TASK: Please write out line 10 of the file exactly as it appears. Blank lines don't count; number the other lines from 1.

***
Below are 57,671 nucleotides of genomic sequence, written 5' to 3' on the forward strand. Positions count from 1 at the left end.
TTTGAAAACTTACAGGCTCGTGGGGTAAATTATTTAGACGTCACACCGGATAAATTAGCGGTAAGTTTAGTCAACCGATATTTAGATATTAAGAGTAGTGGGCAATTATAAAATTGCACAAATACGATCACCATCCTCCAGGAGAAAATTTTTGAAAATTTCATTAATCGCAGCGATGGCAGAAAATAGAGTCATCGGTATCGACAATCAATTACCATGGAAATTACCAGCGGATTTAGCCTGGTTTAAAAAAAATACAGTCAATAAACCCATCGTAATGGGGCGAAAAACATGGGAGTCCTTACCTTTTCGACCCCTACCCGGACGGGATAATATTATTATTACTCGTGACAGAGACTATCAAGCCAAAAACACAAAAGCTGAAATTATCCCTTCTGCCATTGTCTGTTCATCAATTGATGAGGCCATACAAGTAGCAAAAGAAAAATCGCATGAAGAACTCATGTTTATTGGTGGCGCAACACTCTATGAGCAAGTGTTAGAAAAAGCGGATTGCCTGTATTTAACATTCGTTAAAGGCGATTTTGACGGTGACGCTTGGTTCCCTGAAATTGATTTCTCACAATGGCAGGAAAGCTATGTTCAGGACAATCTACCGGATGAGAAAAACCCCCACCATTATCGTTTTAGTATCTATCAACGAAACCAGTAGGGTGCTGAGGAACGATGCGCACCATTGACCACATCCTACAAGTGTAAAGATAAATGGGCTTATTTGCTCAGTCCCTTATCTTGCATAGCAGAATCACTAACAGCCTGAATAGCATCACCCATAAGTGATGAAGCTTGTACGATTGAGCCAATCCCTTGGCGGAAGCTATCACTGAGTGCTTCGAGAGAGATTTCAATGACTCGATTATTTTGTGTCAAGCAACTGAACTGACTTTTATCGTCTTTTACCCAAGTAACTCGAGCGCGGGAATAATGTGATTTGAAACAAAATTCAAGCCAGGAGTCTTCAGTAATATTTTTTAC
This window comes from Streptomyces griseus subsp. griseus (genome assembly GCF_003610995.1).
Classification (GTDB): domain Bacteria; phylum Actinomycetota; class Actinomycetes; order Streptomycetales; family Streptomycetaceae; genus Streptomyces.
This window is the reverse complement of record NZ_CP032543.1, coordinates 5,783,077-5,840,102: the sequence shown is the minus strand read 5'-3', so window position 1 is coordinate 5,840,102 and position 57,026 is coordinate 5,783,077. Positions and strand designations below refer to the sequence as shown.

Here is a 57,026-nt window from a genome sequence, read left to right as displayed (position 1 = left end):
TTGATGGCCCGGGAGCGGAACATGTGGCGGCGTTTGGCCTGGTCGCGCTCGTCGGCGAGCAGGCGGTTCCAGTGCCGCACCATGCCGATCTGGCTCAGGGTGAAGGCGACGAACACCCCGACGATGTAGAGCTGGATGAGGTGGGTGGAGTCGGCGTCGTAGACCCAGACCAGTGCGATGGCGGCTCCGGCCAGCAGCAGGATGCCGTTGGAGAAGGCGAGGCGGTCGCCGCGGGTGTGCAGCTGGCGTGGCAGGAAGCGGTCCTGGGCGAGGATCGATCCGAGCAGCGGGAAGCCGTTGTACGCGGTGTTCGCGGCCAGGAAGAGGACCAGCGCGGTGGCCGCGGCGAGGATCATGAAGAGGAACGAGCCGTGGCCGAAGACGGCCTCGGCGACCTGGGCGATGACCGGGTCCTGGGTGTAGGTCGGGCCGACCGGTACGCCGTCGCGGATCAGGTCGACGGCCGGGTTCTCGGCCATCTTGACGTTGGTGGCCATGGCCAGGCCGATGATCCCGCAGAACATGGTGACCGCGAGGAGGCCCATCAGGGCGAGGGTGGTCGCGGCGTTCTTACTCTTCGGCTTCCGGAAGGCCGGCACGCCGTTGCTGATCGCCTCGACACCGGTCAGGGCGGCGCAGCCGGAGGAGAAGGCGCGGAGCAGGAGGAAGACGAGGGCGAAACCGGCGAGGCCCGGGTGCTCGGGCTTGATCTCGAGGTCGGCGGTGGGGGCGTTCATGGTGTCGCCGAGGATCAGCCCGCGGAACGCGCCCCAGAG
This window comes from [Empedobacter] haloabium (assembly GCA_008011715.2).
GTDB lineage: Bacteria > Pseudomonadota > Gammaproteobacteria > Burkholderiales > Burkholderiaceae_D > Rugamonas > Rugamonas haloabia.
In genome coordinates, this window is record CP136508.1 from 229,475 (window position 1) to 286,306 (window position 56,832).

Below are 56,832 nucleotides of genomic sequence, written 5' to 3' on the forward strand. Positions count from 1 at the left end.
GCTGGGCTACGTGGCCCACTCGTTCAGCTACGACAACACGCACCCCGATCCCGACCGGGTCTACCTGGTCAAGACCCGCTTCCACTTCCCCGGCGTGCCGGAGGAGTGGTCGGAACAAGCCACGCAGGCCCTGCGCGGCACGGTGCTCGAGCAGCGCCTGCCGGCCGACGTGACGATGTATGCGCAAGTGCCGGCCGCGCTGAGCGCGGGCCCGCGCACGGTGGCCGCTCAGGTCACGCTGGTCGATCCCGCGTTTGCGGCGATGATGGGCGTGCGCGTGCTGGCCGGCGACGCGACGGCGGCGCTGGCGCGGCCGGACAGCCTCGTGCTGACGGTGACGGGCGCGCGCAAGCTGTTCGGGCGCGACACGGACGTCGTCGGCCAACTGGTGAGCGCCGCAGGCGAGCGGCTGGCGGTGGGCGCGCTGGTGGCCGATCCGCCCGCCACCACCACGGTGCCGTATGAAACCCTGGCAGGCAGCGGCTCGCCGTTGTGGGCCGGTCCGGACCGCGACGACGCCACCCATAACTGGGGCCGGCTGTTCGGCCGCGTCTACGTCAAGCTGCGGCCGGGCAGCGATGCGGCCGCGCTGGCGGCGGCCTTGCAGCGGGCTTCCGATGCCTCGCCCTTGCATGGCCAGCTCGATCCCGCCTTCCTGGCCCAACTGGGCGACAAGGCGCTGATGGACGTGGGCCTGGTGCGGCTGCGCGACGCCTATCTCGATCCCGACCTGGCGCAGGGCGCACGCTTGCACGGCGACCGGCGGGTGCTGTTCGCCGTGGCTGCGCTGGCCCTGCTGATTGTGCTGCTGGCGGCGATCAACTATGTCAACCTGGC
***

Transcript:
In genome coordinates, this window is record CP136508.1 from 229,475 (window position 1) to 286,306 (window position 56,832).